Sacks at the 2009 Brooklyn Book Festival
|Born||Oliver Wolf Sacks
9 July 1933
Cricklewood, London, England
|Died||30 August 2015
Manhattan, New York City, US
|Education||The Queen’s College, Oxford|
|Profession||Physician, professor, author, neurologist|
|Institutions||New York University
Albert Einstein College of Medicine
University of Warwick
Little Sisters of the Poor
I often feel that life is about to begin, only to realize it is almost over.
I was always the youngest boy in my class at high school. I have retained this feeling of being the youngest, even though now I am almost the oldest person I know.
With any hallucinations, if you can do functional brain imagery while they're going on, you will find that the parts of the brain usually involved in seeing or hearing – in perception – have become super active by themselves. And this is an autonomous activity; this does not happen with imagination.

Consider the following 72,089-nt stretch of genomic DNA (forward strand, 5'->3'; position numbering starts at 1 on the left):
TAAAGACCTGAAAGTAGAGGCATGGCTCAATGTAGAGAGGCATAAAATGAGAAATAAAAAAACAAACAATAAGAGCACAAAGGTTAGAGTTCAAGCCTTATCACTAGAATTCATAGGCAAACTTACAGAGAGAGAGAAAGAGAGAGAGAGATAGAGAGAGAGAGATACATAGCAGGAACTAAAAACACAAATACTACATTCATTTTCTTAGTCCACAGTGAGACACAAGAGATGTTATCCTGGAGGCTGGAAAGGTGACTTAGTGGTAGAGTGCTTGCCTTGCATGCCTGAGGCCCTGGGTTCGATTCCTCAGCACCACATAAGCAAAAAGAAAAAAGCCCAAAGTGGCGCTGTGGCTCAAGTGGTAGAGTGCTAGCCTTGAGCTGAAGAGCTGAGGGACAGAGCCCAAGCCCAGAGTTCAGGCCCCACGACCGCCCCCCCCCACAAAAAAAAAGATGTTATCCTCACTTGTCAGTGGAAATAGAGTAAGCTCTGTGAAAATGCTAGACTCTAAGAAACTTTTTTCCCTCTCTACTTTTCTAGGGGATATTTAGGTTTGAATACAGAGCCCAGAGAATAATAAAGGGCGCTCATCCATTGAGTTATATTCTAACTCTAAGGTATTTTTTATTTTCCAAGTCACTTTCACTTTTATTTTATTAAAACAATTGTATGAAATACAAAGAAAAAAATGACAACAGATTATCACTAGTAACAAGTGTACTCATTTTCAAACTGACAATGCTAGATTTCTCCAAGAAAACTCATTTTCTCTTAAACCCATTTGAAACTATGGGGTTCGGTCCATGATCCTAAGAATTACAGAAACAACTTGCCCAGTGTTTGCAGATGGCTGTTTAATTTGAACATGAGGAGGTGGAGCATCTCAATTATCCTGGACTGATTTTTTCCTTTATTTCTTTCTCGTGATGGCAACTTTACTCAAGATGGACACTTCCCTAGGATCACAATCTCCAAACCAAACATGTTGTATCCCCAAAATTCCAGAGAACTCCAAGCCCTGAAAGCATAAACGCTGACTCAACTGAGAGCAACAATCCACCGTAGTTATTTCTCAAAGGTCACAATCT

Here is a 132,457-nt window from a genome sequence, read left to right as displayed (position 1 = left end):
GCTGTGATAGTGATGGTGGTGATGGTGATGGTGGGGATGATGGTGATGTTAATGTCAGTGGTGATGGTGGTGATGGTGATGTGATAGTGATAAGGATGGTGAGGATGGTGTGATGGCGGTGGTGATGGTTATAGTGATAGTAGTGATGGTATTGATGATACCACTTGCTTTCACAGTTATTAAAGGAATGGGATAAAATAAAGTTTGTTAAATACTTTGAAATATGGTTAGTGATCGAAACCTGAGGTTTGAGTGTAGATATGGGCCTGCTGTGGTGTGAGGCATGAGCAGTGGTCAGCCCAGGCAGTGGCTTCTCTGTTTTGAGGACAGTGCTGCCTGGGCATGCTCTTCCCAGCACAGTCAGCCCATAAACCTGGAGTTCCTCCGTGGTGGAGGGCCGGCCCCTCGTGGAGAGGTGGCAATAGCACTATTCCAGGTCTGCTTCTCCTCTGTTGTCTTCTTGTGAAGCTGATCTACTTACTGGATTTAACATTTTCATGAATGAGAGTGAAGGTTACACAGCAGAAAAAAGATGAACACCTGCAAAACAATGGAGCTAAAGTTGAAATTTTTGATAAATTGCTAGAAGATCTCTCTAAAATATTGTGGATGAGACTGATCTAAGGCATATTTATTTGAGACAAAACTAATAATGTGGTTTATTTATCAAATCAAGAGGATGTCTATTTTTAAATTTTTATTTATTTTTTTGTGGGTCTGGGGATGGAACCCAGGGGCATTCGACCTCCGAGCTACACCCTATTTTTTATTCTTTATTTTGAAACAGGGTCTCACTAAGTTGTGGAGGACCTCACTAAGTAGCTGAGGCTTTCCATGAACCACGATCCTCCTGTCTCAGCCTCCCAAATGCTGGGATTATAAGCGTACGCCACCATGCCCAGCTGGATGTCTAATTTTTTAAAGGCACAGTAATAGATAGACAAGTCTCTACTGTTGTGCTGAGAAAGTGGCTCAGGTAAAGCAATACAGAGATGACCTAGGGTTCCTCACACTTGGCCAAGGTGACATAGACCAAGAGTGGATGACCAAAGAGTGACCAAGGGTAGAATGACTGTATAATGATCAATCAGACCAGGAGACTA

If a man has lost a leg or an eye, he knows he has lost a leg or an eye; but if he has lost a self – himself – he cannot know it, because he is no longer there to know it.
Elements and birthdays have been intertwined for me since boyhood, when I learned about atomic numbers.
I think hallucinations need to be discussed. There are all sorts of hallucinations, and then many sorts which are okay, like the ones I think which most of us have in bed at night before we fall asleep, when we can see all sorts of patterns or faces and scenes.
I feel I should be trying to complete my life, whatever 'completing a life' means.
In general, people are afraid to acknowledge hallucinations because they immediately see them as a sign of something awful happening to the brain, whereas in most cases they're not.